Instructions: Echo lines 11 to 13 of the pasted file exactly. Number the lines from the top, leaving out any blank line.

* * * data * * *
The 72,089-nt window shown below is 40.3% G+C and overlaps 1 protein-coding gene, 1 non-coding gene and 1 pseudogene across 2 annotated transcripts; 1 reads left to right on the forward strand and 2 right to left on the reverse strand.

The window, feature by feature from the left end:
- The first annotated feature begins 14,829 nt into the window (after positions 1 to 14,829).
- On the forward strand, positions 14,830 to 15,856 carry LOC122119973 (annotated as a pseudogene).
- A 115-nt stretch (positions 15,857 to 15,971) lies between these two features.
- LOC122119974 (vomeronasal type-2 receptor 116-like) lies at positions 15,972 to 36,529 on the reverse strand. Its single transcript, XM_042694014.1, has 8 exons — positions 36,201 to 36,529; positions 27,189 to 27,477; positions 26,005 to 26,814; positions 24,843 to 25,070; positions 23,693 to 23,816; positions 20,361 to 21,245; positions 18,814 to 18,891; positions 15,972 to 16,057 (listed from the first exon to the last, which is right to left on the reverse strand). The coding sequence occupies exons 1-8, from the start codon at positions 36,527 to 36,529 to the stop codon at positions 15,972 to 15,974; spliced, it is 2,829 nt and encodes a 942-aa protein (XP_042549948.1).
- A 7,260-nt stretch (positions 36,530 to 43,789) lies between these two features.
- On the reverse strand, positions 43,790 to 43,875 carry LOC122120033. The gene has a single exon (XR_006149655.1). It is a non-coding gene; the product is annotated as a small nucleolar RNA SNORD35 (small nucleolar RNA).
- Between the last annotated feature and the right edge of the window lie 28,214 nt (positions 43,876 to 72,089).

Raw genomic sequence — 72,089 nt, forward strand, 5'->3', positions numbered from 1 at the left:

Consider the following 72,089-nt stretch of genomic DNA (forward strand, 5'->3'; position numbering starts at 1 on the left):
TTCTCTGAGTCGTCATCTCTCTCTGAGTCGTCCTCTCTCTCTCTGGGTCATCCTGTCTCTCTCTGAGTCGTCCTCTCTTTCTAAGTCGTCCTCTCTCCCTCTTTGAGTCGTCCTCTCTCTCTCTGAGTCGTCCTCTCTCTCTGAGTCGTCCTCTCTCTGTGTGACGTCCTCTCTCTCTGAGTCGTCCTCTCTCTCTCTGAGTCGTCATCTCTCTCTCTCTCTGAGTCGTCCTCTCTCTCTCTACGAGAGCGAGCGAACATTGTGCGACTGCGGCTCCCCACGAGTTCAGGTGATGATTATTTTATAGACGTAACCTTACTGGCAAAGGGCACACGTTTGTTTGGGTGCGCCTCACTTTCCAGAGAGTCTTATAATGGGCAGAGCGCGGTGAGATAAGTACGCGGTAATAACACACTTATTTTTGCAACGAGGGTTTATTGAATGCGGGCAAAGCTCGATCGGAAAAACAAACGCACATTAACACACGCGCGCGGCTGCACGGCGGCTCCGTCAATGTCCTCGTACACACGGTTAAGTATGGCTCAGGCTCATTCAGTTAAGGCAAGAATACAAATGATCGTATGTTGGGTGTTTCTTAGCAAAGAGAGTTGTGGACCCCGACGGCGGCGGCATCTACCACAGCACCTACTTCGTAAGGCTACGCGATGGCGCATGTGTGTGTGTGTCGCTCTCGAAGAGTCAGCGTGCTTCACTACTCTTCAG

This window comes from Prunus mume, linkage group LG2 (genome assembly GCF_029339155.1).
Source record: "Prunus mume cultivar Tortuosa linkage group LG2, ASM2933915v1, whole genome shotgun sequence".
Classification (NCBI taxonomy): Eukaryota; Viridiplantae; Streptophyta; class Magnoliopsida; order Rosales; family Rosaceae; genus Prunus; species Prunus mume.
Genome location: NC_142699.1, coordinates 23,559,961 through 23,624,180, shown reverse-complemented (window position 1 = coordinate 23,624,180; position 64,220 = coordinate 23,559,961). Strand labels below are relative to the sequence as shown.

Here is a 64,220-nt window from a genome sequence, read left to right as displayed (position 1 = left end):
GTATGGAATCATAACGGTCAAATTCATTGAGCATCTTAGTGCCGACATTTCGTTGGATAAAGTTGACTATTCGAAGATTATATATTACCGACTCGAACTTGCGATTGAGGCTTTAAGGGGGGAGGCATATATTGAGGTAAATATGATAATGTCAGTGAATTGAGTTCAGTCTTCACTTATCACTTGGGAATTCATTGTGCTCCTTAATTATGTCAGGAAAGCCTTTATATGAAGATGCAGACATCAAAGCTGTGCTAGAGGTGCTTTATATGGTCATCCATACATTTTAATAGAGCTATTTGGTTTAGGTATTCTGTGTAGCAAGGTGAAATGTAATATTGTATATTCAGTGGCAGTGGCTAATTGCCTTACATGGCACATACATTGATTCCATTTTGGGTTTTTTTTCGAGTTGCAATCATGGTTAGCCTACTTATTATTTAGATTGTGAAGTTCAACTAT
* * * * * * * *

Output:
Consider the following 72,089-nt stretch of genomic DNA (forward strand, 5'->3'; position numbering starts at 1 on the left):
TTCTCTGAGTCGTCATCTCTCTCTGAGTCGTCCTCTCTCTCTCTGGGTCATCCTGTCTCTCTCTGAGTCGTCCTCTCTTTCTAAGTCGTCCTCTCTCCCTCTTTGAGTCGTCCTCTCTCTCTCTGAGTCGTCCTCTCTCTCTGAGTCGTCCTCTCTCTGTGTGACGTCCTCTCTCTCTGAGTCGTCCTCTCTCTCTCTGAGTCGTCATCTCTCTCTCTCTCTGAGTCGTCCTCTCTCTCTCTACGAGAGCGAGCGAACATTGTGCGACTGCGGCTCCCCACGAGTTCAGGTGATGATTATTTTATAGACGTAACCTTACTGGCAAAGGGCACACGTTTGTTTGGGTGCGCCTCACTTTCCAGAGAGTCTTATAATGGGCAGAGCGCGGTGAGATAAGTACGCGGTAATAACACACTTATTTTTGCAACGAGGGTTTATTGAATGCGGGCAAAGCTCGATCGGAAAAACAAACGCACATTAACACACGCGCGCGGCTGCACGGCGGCTCCGTCAATGTCCTCGTACACACGGTTAAGTATGGCTCAGGCTCATTCAGTTAAGGCAAGAATACAAATGATCGTATGTTGGGTGTTTCTTAGCAAAGAGAGTTGTGGACCCCGACGGCGGCGGCATCTACCACAGCACCTACTTCGTAAGGCTACGCGATGGCGCATGTGTGTGTGTGTCGCTCTCGAAGAGTCAGCGTGCTTCACTACTCTTCAG

This window comes from Prunus mume, linkage group LG2 (genome assembly GCF_029339155.1).